I have not done any research, but I have an old-fashioned hunch that one of the most repeated phrases in all of history is “Stop running in the house!”

For centuries, it has been repeated by parents, grandparents, aunts, uncles, babysitters and even house guests. A child will come flying around the corner at breakneck speed, not paying attention to his or her surroundings, and we holler, “Stop running in the house!”

It is the same speed from the championship soccer game or the end-of-the-year races at field day. It is a have your shoelaces tied tightly with a sense of urgency type of speed! I remember hearing those words said to me growing up, and I have said them myself.

We have tried saying them in different ways to make them more effective, so they do not escape into the wind, as our children create a whirlwind around us.

We have emphasized different words. Do not run in the house! Do not run in the house! Do not run in the house! No matter how we say it, the usefulness of those words never exceeds about a 20-percent success rate.

In the history of the world, it has never been very effective, but I guess, we should not be too surprised.  For even those of us who no longer run through the house, we can end up living that way.

It is difficult for us to slow down, embracing the quiet moments, where nothing is said or done. We cannot step away, sit down, turn off the phone or stay in the present. Our minds run away from us. Our hearts fail to notice the needs in front of us. We struggle to discern between the urgent and the indispensable.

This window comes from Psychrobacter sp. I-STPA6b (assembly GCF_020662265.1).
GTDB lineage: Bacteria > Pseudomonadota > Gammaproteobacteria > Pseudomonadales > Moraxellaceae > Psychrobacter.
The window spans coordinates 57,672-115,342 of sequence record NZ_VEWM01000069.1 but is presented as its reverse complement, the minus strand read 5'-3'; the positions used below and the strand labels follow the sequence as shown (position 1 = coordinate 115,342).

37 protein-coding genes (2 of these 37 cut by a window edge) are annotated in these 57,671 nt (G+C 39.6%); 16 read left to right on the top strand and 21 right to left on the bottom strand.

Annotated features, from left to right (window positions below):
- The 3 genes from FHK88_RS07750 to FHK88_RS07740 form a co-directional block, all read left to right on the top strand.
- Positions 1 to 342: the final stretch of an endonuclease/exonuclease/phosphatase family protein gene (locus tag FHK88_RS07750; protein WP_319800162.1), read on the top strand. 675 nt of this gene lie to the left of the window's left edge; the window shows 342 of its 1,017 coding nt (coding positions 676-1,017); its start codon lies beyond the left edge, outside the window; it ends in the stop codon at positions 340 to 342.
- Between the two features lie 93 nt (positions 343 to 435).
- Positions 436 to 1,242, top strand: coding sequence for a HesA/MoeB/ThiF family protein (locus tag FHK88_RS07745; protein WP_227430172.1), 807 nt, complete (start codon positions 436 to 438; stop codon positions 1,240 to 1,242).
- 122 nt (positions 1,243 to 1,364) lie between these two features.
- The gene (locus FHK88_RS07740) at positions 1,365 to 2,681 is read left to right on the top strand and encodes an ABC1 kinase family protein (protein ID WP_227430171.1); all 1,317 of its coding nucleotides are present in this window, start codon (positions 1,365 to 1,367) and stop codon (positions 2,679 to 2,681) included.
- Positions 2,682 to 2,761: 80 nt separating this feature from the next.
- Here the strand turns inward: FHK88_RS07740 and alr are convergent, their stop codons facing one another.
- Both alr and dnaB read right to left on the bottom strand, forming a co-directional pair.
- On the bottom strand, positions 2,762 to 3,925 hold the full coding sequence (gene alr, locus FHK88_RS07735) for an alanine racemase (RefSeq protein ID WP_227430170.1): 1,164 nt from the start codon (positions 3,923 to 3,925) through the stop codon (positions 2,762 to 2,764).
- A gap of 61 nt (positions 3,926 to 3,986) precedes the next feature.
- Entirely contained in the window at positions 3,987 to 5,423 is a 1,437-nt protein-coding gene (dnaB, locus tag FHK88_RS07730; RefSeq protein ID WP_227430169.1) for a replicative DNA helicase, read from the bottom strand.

We resist boredom, but boredom is just another word for opportunity. Boredom carries such negative energy, but we need time that is unscheduled. We should not label it boredom!

We need time for daydreaming, reflection, creativity and prayer. Many times, these are the doorways through which we brush up against God’s presence.

As the academic year begins with our children running through the house, getting ready for school; college students running from one class to another across campus; or as we run from one task to the next, let us pause and listen. Let us embrace the present, so we do not run from it!

We can make room for the unscheduled opportunity, which might turn out to be quite meaningful, or even sacred. We might discover again the goodness of God in the world around us or see an opportunity to help a neighbor along the way!

Every time we say, “Stop running in the house,” let it remind us to slow down as well. 

Dr. Tripp Martin has been the pastor of Auburn First Baptist Church since 2013. Prior to living in Auburn, he served churches in Georgia and Mississippi.

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